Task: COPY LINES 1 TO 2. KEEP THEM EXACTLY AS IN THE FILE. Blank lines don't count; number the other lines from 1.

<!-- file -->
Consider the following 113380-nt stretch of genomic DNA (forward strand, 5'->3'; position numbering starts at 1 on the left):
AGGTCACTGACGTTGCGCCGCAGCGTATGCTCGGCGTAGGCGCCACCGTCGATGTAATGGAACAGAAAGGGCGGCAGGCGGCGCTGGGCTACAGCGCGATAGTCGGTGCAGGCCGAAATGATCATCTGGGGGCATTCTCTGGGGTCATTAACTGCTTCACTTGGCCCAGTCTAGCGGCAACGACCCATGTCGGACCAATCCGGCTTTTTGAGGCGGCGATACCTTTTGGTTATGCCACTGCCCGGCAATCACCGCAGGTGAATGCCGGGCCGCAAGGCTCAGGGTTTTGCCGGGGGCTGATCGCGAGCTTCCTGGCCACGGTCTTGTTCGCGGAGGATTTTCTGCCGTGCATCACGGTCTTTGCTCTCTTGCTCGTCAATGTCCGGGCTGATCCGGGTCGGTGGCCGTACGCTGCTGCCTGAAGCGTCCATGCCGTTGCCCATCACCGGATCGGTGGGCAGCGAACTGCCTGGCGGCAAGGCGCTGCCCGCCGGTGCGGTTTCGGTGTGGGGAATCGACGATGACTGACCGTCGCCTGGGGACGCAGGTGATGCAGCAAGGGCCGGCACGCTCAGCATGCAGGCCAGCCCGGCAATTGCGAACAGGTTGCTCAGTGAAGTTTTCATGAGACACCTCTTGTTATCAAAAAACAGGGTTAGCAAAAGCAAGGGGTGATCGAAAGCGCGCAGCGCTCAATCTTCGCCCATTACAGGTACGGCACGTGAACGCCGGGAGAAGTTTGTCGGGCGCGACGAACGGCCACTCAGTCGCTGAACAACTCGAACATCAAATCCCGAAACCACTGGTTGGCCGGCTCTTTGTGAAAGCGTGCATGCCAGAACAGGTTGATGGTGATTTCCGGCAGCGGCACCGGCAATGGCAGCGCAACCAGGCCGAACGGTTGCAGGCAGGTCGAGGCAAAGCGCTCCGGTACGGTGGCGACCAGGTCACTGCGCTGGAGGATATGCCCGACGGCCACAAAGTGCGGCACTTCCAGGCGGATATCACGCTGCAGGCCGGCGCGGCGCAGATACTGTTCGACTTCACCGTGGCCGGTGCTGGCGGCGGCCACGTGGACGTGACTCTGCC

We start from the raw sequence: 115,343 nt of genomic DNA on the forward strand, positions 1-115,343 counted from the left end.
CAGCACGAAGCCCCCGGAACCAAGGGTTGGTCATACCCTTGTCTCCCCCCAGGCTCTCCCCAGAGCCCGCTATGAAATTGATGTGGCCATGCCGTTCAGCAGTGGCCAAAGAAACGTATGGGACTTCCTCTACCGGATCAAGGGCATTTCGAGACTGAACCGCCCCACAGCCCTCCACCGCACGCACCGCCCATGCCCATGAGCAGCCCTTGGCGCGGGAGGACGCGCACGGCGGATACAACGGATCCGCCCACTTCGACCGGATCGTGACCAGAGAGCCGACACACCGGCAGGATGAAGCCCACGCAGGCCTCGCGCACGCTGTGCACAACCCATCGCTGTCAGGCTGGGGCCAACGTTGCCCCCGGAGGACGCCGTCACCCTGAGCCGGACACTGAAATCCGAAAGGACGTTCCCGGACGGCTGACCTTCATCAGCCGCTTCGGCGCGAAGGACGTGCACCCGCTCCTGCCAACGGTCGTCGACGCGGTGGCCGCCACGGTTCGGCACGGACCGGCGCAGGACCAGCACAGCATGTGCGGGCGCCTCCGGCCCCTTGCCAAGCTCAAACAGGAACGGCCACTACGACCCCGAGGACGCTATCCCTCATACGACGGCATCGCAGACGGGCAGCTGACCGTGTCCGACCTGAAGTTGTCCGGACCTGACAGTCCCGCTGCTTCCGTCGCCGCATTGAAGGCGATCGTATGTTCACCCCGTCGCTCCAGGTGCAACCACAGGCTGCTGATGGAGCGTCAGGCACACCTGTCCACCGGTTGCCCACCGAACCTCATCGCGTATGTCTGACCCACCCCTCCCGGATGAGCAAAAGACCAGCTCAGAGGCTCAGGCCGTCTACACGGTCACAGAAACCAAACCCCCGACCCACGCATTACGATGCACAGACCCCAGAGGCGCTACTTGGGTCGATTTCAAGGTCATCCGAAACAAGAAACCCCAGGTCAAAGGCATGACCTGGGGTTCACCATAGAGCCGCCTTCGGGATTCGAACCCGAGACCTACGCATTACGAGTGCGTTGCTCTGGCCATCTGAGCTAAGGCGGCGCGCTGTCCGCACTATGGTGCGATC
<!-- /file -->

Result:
Consider the following 113380-nt stretch of genomic DNA (forward strand, 5'->3'; position numbering starts at 1 on the left):
AGGTCACTGACGTTGCGCCGCAGCGTATGCTCGGCGTAGGCGCCACCGTCGATGTAATGGAACAGAAAGGGCGGCAGGCGGCGCTGGGCTACAGCGCGATAGTCGGTGCAGGCCGAAATGATCATCTGGGGGCATTCTCTGGGGTCATTAACTGCTTCACTTGGCCCAGTCTAGCGGCAACGACCCATGTCGGACCAATCCGGCTTTTTGAGGCGGCGATACCTTTTGGTTATGCCACTGCCCGGCAATCACCGCAGGTGAATGCCGGGCCGCAAGGCTCAGGGTTTTGCCGGGGGCTGATCGCGAGCTTCCTGGCCACGGTCTTGTTCGCGGAGGATTTTCTGCCGTGCATCACGGTCTTTGCTCTCTTGCTCGTCAATGTCCGGGCTGATCCGGGTCGGTGGCCGTACGCTGCTGCCTGAAGCGTCCATGCCGTTGCCCATCACCGGATCGGTGGGCAGCGAACTGCCTGGCGGCAAGGCGCTGCCCGCCGGTGCGGTTTCGGTGTGGGGAATCGACGATGACTGACCGTCGCCTGGGGACGCAGGTGATGCAGCAAGGGCCGGCACGCTCAGCATGCAGGCCAGCCCGGCAATTGCGAACAGGTTGCTCAGTGAAGTTTTCATGAGACACCTCTTGTTATCAAAAAACAGGGTTAGCAAAAGCAAGGGGTGATCGAAAGCGCGCAGCGCTCAATCTTCGCCCATTACAGGTACGGCACGTGAACGCCGGGAGAAGTTTGTCGGGCGCGACGAACGGCCACTCAGTCGCTGAACAACTCGAACATCAAATCCCGAAACCACTGGTTGGCCGGCTCTTTGTGAAAGCGTGCATGCCAGAACAGGTTGATGGTGATTTCCGGCAGCGGCACCGGCAATGGCAGCGCAACCAGGCCGAACGGTTGCAGGCAGGTCGAGGCAAAGCGCTCCGGTACGGTGGCGACCAGGTCACTGCGCTGGAGGATATGCCCGACGGCCACAAAGTGCGGCACTTCCAGGCGGATATCACGCTGCAGGCCGGCGCGGCGCAGATACTGTTCGACTTCACCGTGGCCGGTGCTGGCGGCGGCCACGTGGACGTGACTCTGCC